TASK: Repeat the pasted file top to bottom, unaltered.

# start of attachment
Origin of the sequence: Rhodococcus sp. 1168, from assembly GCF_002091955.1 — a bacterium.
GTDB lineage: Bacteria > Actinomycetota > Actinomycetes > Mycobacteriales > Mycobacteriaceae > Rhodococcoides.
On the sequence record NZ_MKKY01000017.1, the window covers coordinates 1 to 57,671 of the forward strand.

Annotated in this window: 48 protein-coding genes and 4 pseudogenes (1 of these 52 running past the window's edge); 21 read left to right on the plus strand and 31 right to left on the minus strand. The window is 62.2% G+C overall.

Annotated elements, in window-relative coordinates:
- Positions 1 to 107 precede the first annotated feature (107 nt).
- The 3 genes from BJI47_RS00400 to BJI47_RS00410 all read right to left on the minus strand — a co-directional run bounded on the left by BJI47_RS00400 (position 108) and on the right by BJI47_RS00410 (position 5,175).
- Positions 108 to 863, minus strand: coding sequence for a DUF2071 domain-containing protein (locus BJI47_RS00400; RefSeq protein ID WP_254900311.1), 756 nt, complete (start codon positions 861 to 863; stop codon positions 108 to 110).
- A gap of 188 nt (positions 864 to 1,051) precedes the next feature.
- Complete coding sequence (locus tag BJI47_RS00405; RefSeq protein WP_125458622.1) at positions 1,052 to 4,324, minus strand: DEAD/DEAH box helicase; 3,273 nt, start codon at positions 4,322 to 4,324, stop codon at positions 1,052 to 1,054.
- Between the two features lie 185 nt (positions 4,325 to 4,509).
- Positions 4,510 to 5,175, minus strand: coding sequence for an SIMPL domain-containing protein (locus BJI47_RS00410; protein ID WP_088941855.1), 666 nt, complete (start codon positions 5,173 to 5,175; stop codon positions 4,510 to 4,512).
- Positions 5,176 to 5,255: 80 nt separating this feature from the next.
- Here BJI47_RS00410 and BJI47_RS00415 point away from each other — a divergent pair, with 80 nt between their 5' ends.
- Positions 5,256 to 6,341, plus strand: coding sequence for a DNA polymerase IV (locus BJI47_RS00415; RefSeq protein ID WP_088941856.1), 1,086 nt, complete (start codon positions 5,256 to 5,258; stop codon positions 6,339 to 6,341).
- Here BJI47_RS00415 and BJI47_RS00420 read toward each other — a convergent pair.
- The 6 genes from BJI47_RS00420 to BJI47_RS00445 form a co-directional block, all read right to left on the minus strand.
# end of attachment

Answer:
Origin of the sequence: Rhodococcus sp. 1168, from assembly GCF_002091955.1 — a bacterium.
GTDB lineage: Bacteria > Actinomycetota > Actinomycetes > Mycobacteriales > Mycobacteriaceae > Rhodococcoides.
On the sequence record NZ_MKKY01000017.1, the window covers coordinates 1 to 57,671 of the forward strand.

Annotated in this window: 48 protein-coding genes and 4 pseudogenes (1 of these 52 running past the window's edge); 21 read left to right on the plus strand and 31 right to left on the minus strand. The window is 62.2% G+C overall.

Annotated elements, in window-relative coordinates:
- Positions 1 to 107 precede the first annotated feature (107 nt).
- The 3 genes from BJI47_RS00400 to BJI47_RS00410 all read right to left on the minus strand — a co-directional run bounded on the left by BJI47_RS00400 (position 108) and on the right by BJI47_RS00410 (position 5,175).
- Positions 108 to 863, minus strand: coding sequence for a DUF2071 domain-containing protein (locus BJI47_RS00400; RefSeq protein ID WP_254900311.1), 756 nt, complete (start codon positions 861 to 863; stop codon positions 108 to 110).
- A gap of 188 nt (positions 864 to 1,051) precedes the next feature.
- Complete coding sequence (locus tag BJI47_RS00405; RefSeq protein WP_125458622.1) at positions 1,052 to 4,324, minus strand: DEAD/DEAH box helicase; 3,273 nt, start codon at positions 4,322 to 4,324, stop codon at positions 1,052 to 1,054.
- Between the two features lie 185 nt (positions 4,325 to 4,509).
- Positions 4,510 to 5,175, minus strand: coding sequence for an SIMPL domain-containing protein (locus BJI47_RS00410; protein ID WP_088941855.1), 666 nt, complete (start codon positions 5,173 to 5,175; stop codon positions 4,510 to 4,512).
- Positions 5,176 to 5,255: 80 nt separating this feature from the next.
- Here BJI47_RS00410 and BJI47_RS00415 point away from each other — a divergent pair, with 80 nt between their 5' ends.
- Positions 5,256 to 6,341, plus strand: coding sequence for a DNA polymerase IV (locus BJI47_RS00415; RefSeq protein ID WP_088941856.1), 1,086 nt, complete (start codon positions 5,256 to 5,258; stop codon positions 6,339 to 6,341).
- Here BJI47_RS00415 and BJI47_RS00420 read toward each other — a convergent pair.
- The 6 genes from BJI47_RS00420 to BJI47_RS00445 form a co-directional block, all read right to left on the minus strand.